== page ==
Long before his affair with a shock therapy patient, his plight with driving school, and his various half-hearted expressions of emotional unrest with his country's civil state of being, Pete Campbell was a man of singular purpose: to out Don Draper. To out him for whatever bloody, mangled secret he was keeping locked up in his desk drawer. Imbued with hubris and that upper class New Yorker entitlement, Pete understood it to be his very right, and destiny, to see to it that Don fell from his plateau, and that he himself would scoop up the remnants of this shattered crown. It was how we met Pete — the story that, among his earlier forays (like getting Peggy pregnant), established him as a unique entity among the sleaze balls at Sterling Cooper. He wasn't just another wrinkled suit jacket strewn upon the office decor, catching as much loose change and bodily fluids as could be hoped for. He was another animal entirely. A snake among weasels.
Pete's story comes full circle with Bob Benson, the antithesis of Don Draper in just about every way other than nomenclatural rhythm. The all-smiles Bob has pervaded the SC&P office with an attitude remarkably ambitious and subservient alike: eager to do anything for anyone, happy to take on whatever tasks are placed before him, terrifically wary of stepping beyond his bounds. The perfect employee. The perfect cover.
And he would have gotten away with it, too, if it weren't for that meddling libido.
See, while Pete had plenty of reasons to bring upon Don's comeuppance — with motivations landing in the realms of both personal and professional — he might have happily left Bob to his cagey devices were not for last week's fleeting lapse in self control on the part of the chipper young buck. A knee nudge alone was enough of a trigger to launch Pete back into his early series turn as an ad hoc private eye (this time with Duck Phillips seated sternly at the other end of the phone, gathering files for the vigilant sleuth).
This week, Pete uncovers only a few bits and pieces of Bob's nebulous past, with the truly startling reveal being just how much of it remains a mystery. Having lied straight through his résumé, interview, and every conversation he's had while at the firm, Bob has masked a past steeped in shame (he worked as a servant or some such otherwise seemingly innocuous thing... but again, it's how much we realize we don't know that's all the more jarring) with a can-do, people-pleasing attitude (the exact opposite approach that Don took in masking his shame-steeped past), blowing the whole thing when he finally succumbed to trying to please himself. A tragic unraveling: the one undermining folly of this hard-working, generous, kind-hearted go-getter turns out to be his sexuality. Cruel, Mad Men. Didn't you slam Sal with the same fate way back when?
And although Pete drops his weapons, agreeing that Bob's takedown is a futile toil at best, we can't imagine that the ostensibly sweet natured liar will be let to rest alone with his secret after this grin-waiving affair. Pete can't be trusted, nor this industry (hell, the entire world of Mad Men is sinister). If Bob Benson does indeed return for Season 7, we should expect him in a different form altogether.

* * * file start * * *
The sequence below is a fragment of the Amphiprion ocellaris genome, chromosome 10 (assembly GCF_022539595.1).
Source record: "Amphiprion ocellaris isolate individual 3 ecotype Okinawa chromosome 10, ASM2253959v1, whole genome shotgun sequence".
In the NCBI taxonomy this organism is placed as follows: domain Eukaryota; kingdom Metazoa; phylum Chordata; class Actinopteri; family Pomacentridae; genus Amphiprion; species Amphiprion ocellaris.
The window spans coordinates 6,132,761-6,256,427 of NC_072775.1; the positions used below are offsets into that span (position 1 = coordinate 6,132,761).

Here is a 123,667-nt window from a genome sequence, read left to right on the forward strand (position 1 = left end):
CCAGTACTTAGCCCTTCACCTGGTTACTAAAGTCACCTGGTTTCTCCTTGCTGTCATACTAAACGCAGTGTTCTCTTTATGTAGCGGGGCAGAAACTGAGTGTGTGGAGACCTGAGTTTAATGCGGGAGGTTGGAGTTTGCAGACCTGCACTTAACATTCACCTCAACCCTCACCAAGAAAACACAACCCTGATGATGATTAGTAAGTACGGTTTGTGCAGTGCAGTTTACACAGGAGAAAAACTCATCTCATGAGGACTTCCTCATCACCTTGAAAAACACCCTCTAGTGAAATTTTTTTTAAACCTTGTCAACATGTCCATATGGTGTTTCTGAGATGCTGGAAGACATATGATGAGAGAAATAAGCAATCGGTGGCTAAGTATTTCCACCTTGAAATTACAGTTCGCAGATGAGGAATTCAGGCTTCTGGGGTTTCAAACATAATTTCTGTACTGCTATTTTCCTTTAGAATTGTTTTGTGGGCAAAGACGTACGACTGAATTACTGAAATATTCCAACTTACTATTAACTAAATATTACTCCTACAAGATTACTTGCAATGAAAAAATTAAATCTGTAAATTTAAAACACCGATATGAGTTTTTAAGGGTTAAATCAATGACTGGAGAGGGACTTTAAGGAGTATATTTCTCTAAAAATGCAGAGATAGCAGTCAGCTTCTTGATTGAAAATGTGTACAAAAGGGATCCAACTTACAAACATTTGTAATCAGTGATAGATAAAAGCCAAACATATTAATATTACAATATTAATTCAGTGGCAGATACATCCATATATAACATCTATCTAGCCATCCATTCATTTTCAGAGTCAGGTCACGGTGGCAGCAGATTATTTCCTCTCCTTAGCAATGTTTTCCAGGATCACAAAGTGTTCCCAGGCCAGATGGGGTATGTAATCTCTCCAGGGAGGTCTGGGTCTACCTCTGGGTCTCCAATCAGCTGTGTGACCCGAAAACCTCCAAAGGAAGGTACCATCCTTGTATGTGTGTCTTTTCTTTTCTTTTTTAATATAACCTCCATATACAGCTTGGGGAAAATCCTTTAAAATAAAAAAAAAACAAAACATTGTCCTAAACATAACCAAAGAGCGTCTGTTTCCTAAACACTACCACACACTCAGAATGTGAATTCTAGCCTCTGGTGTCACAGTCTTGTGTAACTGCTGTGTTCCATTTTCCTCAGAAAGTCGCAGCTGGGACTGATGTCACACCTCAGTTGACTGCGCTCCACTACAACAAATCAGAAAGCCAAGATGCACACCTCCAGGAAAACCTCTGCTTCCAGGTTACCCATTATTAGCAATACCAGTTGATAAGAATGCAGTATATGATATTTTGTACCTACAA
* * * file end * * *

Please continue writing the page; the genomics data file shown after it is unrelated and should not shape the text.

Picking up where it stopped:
But while secrets are kept deep beneath the surface in one corner of the SC&P office, they're brimming at sea level in another: Don and Megan, still operating "smoothly" despite last week's slip-up, catch Peggy and Ted on a movie date. The office festers in discomfort and account relationships suffer as the two of them flirt childishly, Ted backing Peggy's pitches with inflated support. Earning the scorn-turned-condescending sympathy of Don, the relationship risks dissolving into enmity next week: Ted, by nature, falls victim to Don's judgment, turning in on himself and becoming a proverbial amoeba by the end of the episode. Peggy, on the other hand, is invigorated. She's livid with Don for not only tampering but for destroying the "good man" she considers Ted to be, landing Don once again (didn't this exact same scene happen once before this season? Sure feels like things are getting a bit monotonous here...) in the trenches of his war with Ted for Peggy's idolatry. And all this after he's just won the orange juice blitzkrieg. Don, for a veteran, you don't really have the best battle strategies.
And now that we've waded through the meat of the episode, we can sink our teeth into the dessert: Ken Cosgrove getting his f**king eye shot out by two gun-waving clients. Is there any more to say on the matter? It acts primarily as a catalyst for the Pete/Bob story, forcing the two men to take on the account in Ken's leave. Otherwise, it's just pretty gosh darn bonkers. Like that time they drove a zamboni in the office and chopped up somebody's foot bonkers. Remember that? The good old days?